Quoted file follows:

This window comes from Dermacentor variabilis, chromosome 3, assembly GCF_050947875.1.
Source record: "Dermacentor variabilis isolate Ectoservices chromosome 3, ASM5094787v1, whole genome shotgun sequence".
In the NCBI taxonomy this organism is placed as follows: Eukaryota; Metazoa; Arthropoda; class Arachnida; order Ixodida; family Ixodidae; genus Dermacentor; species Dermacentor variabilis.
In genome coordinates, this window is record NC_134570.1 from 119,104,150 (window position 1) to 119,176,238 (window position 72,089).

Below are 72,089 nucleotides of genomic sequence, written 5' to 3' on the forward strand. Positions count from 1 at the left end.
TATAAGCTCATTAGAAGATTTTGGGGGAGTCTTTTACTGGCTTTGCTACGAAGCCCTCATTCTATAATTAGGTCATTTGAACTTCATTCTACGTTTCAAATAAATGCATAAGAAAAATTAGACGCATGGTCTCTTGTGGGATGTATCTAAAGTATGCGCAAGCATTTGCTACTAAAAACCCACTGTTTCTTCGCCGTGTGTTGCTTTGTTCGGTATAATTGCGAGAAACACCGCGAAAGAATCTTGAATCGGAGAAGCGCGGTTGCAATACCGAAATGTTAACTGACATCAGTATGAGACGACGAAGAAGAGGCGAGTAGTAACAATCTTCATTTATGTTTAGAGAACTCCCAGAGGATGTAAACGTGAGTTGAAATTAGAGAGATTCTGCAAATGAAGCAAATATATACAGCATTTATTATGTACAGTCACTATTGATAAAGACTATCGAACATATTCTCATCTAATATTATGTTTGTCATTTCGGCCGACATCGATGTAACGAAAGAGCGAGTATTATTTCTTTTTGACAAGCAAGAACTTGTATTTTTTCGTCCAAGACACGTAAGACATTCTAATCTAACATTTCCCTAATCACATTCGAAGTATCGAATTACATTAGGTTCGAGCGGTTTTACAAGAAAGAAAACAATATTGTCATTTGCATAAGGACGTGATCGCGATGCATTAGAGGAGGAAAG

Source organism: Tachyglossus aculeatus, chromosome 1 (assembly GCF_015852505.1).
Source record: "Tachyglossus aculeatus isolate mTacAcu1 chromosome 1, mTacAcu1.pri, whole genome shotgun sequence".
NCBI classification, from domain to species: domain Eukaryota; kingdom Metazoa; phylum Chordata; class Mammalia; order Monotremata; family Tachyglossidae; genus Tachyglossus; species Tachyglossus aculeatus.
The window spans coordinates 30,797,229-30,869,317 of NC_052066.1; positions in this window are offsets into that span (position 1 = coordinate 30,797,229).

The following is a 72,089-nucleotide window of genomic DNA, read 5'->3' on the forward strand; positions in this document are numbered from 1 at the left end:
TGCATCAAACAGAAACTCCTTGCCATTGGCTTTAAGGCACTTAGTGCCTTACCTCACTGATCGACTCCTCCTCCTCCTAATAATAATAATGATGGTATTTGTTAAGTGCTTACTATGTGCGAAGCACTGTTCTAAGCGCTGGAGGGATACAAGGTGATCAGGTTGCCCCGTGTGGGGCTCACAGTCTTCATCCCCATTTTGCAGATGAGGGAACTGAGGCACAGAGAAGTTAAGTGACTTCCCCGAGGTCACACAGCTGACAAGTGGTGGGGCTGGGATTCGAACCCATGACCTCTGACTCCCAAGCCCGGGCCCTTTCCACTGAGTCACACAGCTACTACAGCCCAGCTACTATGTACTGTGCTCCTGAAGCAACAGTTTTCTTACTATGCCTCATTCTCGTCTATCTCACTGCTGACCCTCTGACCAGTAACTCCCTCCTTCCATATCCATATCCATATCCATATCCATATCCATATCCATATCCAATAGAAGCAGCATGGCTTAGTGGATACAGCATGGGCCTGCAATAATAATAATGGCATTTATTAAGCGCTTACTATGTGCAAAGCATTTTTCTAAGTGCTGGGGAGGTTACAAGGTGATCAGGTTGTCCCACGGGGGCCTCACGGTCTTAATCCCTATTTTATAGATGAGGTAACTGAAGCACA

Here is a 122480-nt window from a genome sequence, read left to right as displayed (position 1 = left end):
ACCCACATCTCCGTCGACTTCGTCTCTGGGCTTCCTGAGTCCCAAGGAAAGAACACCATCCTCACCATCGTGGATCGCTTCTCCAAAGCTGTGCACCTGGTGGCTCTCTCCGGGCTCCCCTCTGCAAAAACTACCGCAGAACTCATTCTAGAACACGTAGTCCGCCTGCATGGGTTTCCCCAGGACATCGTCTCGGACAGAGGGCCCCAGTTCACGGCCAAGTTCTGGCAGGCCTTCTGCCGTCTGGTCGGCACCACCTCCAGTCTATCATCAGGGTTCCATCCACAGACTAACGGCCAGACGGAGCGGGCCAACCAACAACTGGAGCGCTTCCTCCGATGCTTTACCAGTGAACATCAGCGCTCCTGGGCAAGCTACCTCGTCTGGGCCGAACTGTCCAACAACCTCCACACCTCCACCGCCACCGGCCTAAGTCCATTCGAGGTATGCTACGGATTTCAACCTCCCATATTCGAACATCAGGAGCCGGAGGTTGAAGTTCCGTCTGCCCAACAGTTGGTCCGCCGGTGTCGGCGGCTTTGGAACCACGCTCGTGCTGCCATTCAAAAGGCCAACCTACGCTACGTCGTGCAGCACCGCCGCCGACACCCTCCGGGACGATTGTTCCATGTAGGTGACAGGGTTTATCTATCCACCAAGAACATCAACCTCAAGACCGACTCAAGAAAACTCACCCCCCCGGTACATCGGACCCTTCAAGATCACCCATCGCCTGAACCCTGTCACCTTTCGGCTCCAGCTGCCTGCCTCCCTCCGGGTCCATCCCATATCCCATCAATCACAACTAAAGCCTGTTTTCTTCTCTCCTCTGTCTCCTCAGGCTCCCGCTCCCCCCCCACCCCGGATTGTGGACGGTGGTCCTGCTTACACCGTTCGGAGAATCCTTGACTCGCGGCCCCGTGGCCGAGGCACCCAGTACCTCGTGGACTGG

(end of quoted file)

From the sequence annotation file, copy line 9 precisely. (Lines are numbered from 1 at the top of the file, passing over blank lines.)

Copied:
NCBI classification, from domain to species: domain Eukaryota; kingdom Metazoa; phylum Chordata; class Mammalia; order Monotremata; family Tachyglossidae; genus Tachyglossus; species Tachyglossus aculeatus.